FatherSon Ventures

Building a Relationship through Adventure

The Really Big Music Show

Written By: Scot Butwell - Sep• 02•12

big_show_12-300x255“Criss-cross, apple sauce,” I say.

D and I sit on the library floor the following week, surrounded by a motley crew of twenty to thirty kids, waiting for “The Really Big Music Show” to begin, as a part of the library’s summer reading program.

Ironically, in the few other summer library events we go to in the next few years, not one related to reading–but that’s another story and off the topic from my learning to be a good dad.

D will be starting preschool in less than a month, and besides coming for the music show, we’re here to practice the “school-readiness” skill of learning to sit still. Yes, that’s right, I’m here to teach my son how to sit still.

This lesson, I tell myself, will be the foundation of D’s journey from preschool to elementary school, middle to high school, and on into higher education. As a high school teacher, I know the worst students don’t pay attention very well.

The lesson doesn’t start off so good.

The first time I say “criss-cross, apple sauce,” D leans back into my body after ten seconds, and it shrinks to five and two seconds the next two times I say “cross-cross, apple sauce.” I know what L would say if she were here: I should not be sitting behind him.

I look around, and every kid has their legs crossed and hands folded. No lie. True, most are five to seven years old, and they have a few years of school experience, but even the toddler-age kids are sitting perfectly still.

“Criss-cross, apple sauce,” I say again, as if I am Harry Potter casting a magic incantation on D to sit still.

Four tables of grandparents sit behind us and watch this very public lesson, and after my fifth or sixth “criss-cross, apple sauce,” I am ready to give up from the diminishing results, even though I am not the giving up type.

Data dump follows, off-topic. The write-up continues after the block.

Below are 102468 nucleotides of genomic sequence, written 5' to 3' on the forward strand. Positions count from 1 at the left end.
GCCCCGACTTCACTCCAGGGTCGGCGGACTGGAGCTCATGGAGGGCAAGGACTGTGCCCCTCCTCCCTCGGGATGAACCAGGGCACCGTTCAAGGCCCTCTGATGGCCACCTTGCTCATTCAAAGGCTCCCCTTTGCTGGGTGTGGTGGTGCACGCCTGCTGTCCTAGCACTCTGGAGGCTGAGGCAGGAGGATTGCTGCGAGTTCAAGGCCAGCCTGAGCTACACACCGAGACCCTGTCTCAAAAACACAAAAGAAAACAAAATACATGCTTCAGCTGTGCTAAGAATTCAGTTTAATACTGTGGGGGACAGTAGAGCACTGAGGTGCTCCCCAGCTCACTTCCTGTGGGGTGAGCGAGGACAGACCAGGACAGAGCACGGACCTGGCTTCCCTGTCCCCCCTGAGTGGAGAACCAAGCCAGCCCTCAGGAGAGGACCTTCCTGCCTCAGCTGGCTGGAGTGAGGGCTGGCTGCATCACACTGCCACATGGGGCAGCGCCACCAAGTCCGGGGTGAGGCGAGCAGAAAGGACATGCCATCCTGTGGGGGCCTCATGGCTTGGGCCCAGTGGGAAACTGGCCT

“Criss-cross, apple sauce,” I say one final time in a less confident tone.

Then I realize something: D’s trouble sitting still isn’t related to difficulty regulating his body as I had thought; it’s not because the “sensory wiring” in his body is different from other kids.

His occupational therapist had told me D’s sensory system is different than other kids–true–but that’s not the reason he isn’t sitting still. No, he just wants to be physically closer to me.

He just wants to sit the way he does with me at home on the living room sofa while watching tv. Then I realize something else: Physical touch–and quality time–are his primary love languages!

So we slisten to “Surfin’ USA,” “La Cucaracha,” “The Itsy Bitsy Spider,” “Shoo Fly” and “The Ants Go Marching In,” and I forget all about teaching D the essential “school readiness” skill of sitting still.

The musician plays ten different instruments, sometimes two at a time, from the saxophone and trombone to the electric guitar and violin, and we both enjoy listening to the sound emanating from each new instrument.

He explains the national origin and musical styles for each instrument, including artists of note, taking us on a tour around the world from Italy (trumpet), Spain (guitar), Hawaii (ukulele), Germany (harmonica), saxophone (Belgium), West Africa (dejembe) and tambourine (Egypt).

He sings a high A note and low E note, and we echo him with the audience, clapping our hands in a rhythm and becoming “instrumentalists” to a song about craving a pizza and coke, before he dazzles us with an array of Spanish flamenco notes on the electric guitar.

He plays snippets of songs, and as my eyes scan the audience, I see another father and son sprawled out on the floor, so we are not the only father and son enjoying some “quality” time together with their bodied enmeshed.

Soon enough, parents with grown children tell me all the time, the childhood years will fast become memories. So I take their imparted wisdom and cherish this opportunity to be with D on the library floor.

I figure he will have plenty of time–thirteen or fourteen years, to be exact–to learn how to sit still in school. However, we have only a few years to snuggle and listen to music on the library floor.

*The 5 Love Languages: The Secret to Love that Lasts, by Gary Chapman

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